The patent expired and Traffix initiated a competing sign. Marketing Displays sued Traffix and argued trade dress protection as the product design has acquired secondary explanation or meaning. The lower court upheld that since the design was in practicality it could not be accorded trade dress protection.
Nevertheless, the US Supreme Court discerned that a specific pattern/dimension is said to be effective only when by refusing it to the competitors, they are accorded an adverse disposition. The court also added that where the expired or perished patent asserted the characteristics in questions, one who tries to set up trade dress protection must possess the huge charge of proving that the characteristic is not in function; for example, by proving that it is solely attractive, subordinate, or peremptory facet of the device. Thereby, it countermanded the order of the lower court.
Conclusion:
after conducting a research I can draw a conclusion that there is hardly a much contrast between the laws of trade dress protection in both these nations.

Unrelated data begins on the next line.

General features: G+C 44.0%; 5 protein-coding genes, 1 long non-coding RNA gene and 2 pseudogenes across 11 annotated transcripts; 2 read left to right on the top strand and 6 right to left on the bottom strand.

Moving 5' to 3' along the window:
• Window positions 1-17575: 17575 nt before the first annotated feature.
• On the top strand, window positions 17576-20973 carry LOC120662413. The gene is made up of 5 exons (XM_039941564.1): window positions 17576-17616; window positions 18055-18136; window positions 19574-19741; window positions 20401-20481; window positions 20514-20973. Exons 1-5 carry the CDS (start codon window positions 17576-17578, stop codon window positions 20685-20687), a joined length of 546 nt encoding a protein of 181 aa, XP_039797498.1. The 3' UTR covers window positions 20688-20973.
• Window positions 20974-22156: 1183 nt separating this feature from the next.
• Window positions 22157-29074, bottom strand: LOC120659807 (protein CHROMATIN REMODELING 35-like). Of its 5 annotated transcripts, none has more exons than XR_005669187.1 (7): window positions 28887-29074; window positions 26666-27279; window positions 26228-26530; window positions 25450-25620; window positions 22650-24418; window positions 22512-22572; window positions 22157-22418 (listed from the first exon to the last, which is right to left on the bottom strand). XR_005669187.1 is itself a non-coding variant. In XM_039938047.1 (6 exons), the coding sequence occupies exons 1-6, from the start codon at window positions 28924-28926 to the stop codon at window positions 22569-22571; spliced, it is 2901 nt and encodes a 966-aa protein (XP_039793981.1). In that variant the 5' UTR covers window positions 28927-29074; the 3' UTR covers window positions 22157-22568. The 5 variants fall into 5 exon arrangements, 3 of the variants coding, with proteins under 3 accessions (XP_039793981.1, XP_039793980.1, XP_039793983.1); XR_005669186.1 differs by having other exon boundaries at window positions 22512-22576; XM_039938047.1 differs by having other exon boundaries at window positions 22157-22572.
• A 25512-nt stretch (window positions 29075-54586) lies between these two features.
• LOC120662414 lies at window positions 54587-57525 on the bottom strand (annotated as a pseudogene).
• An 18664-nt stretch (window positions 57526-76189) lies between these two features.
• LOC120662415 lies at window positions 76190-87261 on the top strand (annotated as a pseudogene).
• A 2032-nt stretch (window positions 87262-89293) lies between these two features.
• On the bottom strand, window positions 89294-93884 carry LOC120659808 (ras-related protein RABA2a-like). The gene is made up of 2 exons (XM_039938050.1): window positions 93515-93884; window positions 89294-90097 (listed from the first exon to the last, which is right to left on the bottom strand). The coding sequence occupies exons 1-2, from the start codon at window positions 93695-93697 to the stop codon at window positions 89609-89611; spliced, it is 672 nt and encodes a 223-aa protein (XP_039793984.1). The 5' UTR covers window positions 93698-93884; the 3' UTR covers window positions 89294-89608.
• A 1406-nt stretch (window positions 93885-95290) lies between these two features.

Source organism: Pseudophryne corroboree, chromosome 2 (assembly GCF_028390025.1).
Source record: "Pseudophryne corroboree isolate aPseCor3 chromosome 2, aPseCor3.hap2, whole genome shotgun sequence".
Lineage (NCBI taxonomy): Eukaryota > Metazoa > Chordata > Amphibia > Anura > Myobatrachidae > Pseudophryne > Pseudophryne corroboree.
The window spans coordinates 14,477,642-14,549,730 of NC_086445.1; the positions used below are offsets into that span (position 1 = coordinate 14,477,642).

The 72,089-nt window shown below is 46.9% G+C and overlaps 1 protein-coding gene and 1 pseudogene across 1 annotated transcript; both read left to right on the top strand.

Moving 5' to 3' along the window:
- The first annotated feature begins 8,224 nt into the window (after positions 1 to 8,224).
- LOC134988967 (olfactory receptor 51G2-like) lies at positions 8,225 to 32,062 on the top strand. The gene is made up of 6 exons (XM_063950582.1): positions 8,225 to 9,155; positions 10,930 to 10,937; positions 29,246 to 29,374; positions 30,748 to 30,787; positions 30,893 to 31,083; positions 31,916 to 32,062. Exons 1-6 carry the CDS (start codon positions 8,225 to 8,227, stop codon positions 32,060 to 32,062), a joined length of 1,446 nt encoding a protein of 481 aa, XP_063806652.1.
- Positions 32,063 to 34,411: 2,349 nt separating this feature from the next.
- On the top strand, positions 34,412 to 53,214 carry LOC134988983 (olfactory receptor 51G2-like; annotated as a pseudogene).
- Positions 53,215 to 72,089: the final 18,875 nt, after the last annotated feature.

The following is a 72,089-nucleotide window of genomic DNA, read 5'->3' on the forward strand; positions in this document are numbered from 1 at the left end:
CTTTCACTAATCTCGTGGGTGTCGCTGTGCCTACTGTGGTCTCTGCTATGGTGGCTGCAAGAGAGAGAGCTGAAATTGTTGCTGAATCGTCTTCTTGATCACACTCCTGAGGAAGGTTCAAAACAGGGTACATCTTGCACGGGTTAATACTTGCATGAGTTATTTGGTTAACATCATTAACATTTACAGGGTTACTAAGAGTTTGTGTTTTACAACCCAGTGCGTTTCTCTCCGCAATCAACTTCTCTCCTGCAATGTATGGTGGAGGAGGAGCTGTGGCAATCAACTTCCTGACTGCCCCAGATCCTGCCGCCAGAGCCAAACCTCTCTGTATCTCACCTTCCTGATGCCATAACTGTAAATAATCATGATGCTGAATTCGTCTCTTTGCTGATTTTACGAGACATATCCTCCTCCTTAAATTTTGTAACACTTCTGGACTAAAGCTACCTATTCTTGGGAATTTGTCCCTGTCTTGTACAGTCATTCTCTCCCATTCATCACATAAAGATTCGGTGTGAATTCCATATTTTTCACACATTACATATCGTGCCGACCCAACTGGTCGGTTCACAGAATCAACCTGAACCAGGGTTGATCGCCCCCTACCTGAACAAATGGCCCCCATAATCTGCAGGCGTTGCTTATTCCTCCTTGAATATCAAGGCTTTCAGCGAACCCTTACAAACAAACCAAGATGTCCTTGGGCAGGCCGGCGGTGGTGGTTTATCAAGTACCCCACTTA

The paramount distinction is in US, trade dress gets registered under some specific conditions whereas in India the Trade Mark Act does not acknowledge the term Trade dress Protection as a consequence  it is not accorded shielding under the act. Nevertheless a specific characteristic of trade dress gets safeguarded such as shades combination, dimension, and wrapping of a product, these can be registered.
In certain instances as noted above the idea or notion of trade dress has been acknowledged. U.S. possesses an exceptionally secure viewpoint when it comes to trade dress protection. Nonetheless India is also advancing in acknowledging trade dress protection.